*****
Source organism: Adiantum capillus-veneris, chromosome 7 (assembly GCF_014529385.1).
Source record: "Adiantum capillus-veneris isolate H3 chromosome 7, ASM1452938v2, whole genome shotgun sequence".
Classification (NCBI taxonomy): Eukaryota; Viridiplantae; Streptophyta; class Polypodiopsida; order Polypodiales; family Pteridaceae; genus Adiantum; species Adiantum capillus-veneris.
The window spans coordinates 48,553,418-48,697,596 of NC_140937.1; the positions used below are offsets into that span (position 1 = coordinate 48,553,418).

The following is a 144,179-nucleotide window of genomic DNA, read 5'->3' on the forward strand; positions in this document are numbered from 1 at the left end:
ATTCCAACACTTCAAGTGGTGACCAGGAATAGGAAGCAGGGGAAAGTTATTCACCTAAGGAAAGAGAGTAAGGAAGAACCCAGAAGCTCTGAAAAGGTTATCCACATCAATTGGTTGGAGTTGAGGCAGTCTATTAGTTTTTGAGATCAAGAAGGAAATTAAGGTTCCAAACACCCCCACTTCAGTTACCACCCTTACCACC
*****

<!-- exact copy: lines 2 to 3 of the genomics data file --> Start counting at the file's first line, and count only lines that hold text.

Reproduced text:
Source record: "Adiantum capillus-veneris isolate H3 chromosome 7, ASM1452938v2, whole genome shotgun sequence".
Classification (NCBI taxonomy): Eukaryota; Viridiplantae; Streptophyta; class Polypodiopsida; order Polypodiales; family Pteridaceae; genus Adiantum; species Adiantum capillus-veneris.